And there is our Pope who says: more self-responsibility to the dioceses. So what?

We declare that we want to get back our right to elect bishops by ourselves! This is not new. Until the 9th century the laity together with the clergy elected bishops completely by themselves. From the 9th century onward the pope only interfered when he was asked to. We Are Church has handed in proposals for a just and fair appointment procedure - but to no avail until now.

You see: there is still a lot of work to do for a reform movement in the church!

What do we do?

We learned appealing to the hierarchs is in vain. We will still do it, of course. We will continue to publish press releases, to organise actions, to speak out what we think is going wrong. But we paid too much attention to the hierarchs. We put our main emphasis on rational arguments, and overlooked emotions and feelings to a certain extent. Countering this, we will turn the focus of attention to the basis, to e.g.  little story telling groups. It is so important to understand each other, even if we have different opinions. Only if we listen carefully to each other will we understand each other. And then sustainable development in all fields of Church life will be possible.

So we will organise small story telling groups which tell each other their experiences and emotions about „church“, „parish“, „eucharist“, „women in church“, „celibacy“ and so on. We will tell each other how it feels to be touched by Jesus. Important themes will be telling one another what decisive experiences in our religious life we had and how we dealt with them and what consequeses they had. What dreams, fears, failures formed our faith and religious views? What are our wishes and hopes?

Furthermore, we will think about what ressources we can fall back on, what gives us power and strength and hope in our life, our social networks, for our activities. We will share them with each other and it will be very personal.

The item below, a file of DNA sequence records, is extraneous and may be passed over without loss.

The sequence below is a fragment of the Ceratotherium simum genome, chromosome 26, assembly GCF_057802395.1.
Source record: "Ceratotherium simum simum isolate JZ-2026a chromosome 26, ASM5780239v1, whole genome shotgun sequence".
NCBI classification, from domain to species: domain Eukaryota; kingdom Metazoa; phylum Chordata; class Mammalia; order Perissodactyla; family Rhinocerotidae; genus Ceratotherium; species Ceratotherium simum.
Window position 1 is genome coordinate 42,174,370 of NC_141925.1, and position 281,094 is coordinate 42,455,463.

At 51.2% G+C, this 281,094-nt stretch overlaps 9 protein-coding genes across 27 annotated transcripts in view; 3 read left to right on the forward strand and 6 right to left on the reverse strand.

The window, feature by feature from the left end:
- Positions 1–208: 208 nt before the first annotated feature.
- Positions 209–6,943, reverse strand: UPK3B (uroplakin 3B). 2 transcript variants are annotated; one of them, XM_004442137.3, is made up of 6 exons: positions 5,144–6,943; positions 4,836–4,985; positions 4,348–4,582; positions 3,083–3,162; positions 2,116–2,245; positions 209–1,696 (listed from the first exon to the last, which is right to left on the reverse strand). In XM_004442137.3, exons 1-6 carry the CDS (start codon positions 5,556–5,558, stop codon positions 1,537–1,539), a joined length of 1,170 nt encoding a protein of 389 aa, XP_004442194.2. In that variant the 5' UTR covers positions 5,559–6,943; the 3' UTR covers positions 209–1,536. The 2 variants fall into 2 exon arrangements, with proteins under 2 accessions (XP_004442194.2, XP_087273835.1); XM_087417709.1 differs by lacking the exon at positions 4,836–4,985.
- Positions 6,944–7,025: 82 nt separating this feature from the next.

It is a pity that in Europe many believers shrink from talking about faith and their religious experiences. If they do, they may expect people to be embarrrassed or even annoyed. But we will overcome the speechlessness. Telling your own story you may encourage and support people and may induce them to do the same. Africans say when an individual dreams it remains a dream, but when many people dream their dreams become reality. Alone we are often not courageous enough, but together we can prevail.

Story telling groups may help us to develop a new attitude towards the leaders of the Church: Many, if not the majority, of the faithful are no obedient sheep any more who need their guidance. Since most of the hierarchs do not listen to us, we decide for ourselves what to do. So men and women celebrate the eucharist without a priest, women deliver sermons, parishioners accept priests living with their wives and children, homosexuals are blessed by priests, pastoral workers in hospitals administer the anointing of the sick without a priest, a famous German Benedictine monk invites Protestants officially to the Eucharist, just mention a few examples.  

Putting it in 2 words: We disobey. We will not wait for permissions any longer. An unjust law is not a law at all, it obliges nobody, says Saint Augustine. It is a question of truthfullness, justice and mercy.

Coming to an end I remind you of the motto of the Indonesian state in 1945: „Bhinneka Tunggal Ika“ – unity in diversity. This applies to the Catholic Church also. We from We are Church probably represent the majority in the church, but there are still many who do not support our goals, even though the goals correspond with the human rights. Therefore we postulate unity in diversity. Nobody needs to leave our church, not the fundamentalists, not the sympathizers, not the reformers. We all are part of her.

I have two wishes:

  • To our Lord: Take away the sins of our church! Let her be a field hospital which heals the wounds and doesn’t cause them!
  • To you: Let us work together on the improvement of our church for the benefit of the Church and the world!

Keep We are Church in good memory and if you want: join us!

I thank you very much for your kind attention!